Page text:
The first distribution that Hoffman and Gelman test NUTS on is a 250-dimensional multivariate normal distribution with mean zero and a covariance matrix randomly drawn from an inverse Wishart distribution. They claim that NUTS performs better on this distribution than HMC (by a factor of about three) even when HMC is optimally tuned. This seems strange, since NUTS is just an automated way of tuning HMC. As I’ll show below, this claim is indeed likely to be due to deficiencies in the experimental methodology.

Due to rotational invariance, performance of HMC on a multivariate normal is determined by the set of eigenvalues of the covariance matrix, with the inherent difficulty of the problem being proportional to the square root of the ratio of the largest eigenvalue to the smallest eigenvalue. This is the ratio of the standard deviation in the least confined direction to the standard deviation in the most confined direction, and should be roughly the number of leapfrog steps in a trajectory of optimal length, using the optimal stepsize. (Performance by Hoffman and Gelman’s metric isn’t quite rotationally symmetric, however, since they look only at autocorrelation times for the 250 variables, not all linear combinations of them.) The evaluation of HMC and NUTS on this distribution would be much more informative if the eigenvalues of the covariance matrix were reported, and if the number of leapfrog steps in HMC trajectories (not just the product of stepsize and number of steps) were reported.

I’ll return below to the multivariate normal example, but first I’ll mention the other distributions on which HMC and NUTS are evaluated in the paper. Two of these other distributions are posterior distributions for logistic regression models. The results on these distributions are more what one might expect — NUTS performs about as well as HMC with optimal tuning. One slightly strange phenomenon is visible in the results presented in Figure 6, however. For both logistic regression problems, the performance of HMC drops drastically as the trajectory length is increased from the optimal value to a value larger by a factor of 1.5. I would expect a more gradual decline in efficiency. It would be nice to know why this occurs.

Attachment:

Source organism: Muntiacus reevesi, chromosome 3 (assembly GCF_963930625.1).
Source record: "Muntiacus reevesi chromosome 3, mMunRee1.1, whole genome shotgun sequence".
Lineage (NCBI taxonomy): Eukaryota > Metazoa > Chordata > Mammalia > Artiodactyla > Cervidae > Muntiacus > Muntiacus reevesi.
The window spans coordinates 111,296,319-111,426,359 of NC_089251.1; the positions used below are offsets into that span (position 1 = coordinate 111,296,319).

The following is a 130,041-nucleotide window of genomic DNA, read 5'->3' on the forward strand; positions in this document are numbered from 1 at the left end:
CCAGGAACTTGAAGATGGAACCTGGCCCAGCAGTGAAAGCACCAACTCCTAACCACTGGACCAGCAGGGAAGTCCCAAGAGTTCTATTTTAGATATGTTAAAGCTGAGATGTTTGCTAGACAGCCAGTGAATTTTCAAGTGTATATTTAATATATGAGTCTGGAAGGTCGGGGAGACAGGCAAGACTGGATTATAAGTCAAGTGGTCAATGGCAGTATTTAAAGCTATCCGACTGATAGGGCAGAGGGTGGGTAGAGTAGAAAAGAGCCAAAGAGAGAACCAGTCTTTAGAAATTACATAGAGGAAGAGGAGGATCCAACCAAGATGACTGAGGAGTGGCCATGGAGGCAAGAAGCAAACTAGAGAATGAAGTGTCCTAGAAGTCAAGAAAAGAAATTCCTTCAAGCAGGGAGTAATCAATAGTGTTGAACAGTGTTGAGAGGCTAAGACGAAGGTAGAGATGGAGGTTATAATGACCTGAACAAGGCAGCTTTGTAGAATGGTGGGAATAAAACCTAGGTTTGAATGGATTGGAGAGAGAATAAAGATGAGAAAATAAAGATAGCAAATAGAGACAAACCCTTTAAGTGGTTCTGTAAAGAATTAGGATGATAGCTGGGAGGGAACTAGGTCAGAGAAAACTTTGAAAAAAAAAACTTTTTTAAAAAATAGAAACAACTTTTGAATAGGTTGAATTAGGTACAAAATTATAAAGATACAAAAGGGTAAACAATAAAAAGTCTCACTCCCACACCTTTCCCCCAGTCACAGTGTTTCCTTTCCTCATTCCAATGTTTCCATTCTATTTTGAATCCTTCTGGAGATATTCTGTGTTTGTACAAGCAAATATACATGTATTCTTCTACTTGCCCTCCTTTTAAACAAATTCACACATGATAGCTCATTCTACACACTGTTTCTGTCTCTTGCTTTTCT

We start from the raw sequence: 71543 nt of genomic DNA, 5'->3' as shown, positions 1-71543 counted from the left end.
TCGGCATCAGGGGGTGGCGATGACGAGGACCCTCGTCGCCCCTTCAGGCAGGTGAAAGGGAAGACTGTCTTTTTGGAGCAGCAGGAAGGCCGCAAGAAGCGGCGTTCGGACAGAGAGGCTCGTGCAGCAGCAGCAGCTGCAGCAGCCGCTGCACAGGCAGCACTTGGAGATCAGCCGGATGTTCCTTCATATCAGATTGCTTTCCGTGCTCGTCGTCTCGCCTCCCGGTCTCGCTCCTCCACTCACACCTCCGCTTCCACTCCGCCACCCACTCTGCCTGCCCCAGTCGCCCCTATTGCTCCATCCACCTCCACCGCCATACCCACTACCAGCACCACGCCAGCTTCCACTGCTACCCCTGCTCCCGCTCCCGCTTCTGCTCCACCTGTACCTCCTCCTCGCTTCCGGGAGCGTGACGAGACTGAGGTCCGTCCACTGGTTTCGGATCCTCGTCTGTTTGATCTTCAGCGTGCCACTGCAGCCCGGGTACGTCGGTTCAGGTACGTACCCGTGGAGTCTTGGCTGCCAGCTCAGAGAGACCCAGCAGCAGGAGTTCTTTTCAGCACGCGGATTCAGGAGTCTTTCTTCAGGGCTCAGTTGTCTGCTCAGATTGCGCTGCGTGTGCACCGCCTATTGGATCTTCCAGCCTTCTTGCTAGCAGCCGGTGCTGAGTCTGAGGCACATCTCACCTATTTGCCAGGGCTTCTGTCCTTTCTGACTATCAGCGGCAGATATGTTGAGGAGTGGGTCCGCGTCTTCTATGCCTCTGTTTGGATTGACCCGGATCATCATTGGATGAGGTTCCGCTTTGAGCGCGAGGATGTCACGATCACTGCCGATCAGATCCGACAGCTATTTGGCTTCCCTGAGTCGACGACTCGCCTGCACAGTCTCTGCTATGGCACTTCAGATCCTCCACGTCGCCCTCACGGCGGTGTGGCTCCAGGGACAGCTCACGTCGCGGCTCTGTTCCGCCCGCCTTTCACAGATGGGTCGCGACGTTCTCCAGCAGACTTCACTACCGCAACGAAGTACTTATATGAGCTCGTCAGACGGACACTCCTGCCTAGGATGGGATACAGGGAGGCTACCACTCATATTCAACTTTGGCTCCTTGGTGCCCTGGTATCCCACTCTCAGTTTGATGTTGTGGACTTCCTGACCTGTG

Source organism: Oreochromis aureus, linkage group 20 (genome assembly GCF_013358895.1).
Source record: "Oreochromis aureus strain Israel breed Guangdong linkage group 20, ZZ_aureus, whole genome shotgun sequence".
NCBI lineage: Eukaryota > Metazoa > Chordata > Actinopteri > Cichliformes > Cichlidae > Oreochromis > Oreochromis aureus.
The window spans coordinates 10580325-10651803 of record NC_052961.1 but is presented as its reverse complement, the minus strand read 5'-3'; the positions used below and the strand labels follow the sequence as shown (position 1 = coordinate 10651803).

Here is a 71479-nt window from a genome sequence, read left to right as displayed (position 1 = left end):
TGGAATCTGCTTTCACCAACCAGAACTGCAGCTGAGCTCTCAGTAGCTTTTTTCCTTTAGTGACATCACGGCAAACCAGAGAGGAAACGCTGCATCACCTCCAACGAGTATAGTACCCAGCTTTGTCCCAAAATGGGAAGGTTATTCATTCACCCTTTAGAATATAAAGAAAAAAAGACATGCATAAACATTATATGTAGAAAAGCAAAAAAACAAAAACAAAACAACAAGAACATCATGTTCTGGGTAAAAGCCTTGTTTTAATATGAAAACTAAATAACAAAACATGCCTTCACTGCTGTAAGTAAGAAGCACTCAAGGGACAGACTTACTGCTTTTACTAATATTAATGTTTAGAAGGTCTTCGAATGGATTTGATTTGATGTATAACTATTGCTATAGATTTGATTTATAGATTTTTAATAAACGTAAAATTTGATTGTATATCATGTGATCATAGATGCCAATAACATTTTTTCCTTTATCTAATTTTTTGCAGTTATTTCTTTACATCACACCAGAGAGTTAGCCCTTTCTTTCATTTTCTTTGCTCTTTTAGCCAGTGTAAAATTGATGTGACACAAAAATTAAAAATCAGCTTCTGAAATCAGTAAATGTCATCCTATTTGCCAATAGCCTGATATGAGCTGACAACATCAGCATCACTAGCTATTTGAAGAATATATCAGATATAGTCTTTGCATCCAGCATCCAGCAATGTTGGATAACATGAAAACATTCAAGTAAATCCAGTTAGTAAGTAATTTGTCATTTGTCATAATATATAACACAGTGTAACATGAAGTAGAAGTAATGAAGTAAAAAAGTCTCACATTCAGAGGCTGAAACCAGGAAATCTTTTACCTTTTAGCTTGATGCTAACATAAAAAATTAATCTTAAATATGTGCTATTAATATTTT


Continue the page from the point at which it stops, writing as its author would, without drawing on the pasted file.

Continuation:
The last distribution they evaluate NUTS and HMC on is the posterior distribution for a stochastic volatility model. Here again, they claim that NUTS performs better than HMC, even when the latter is optimally tuned. I’m not sure what is going on here, but one thing I notice in the lower left plot in Figure 6 is that the performance of NUTS seems to be bimodal — some of the runs are assessed as being three times better than the best HMC runs, but others are assessed as being worse. All I can think of to explain this bimodality is that the adaptive stepsize selection might be reaching either of two stable values. The advantage of some NUTS runs over the best HMC runs might be explained by the same factors that lead to this result for the multivariate normal.

Since the actual multivariate normal distribution used in the paper isn’t reported, I’ll look at performance of NUTS and HMC on another multivariate normal, the same 30-dimensional multivariate normal distribution that I used in my previous post, in which the 30 components are independent, with standard deviations of 110, 100, 1.1, 1.0, and 26 values equally spaced between 8 and 16. This may in any case be a better demonstration example than one in which the standard deviations are chosen randomly.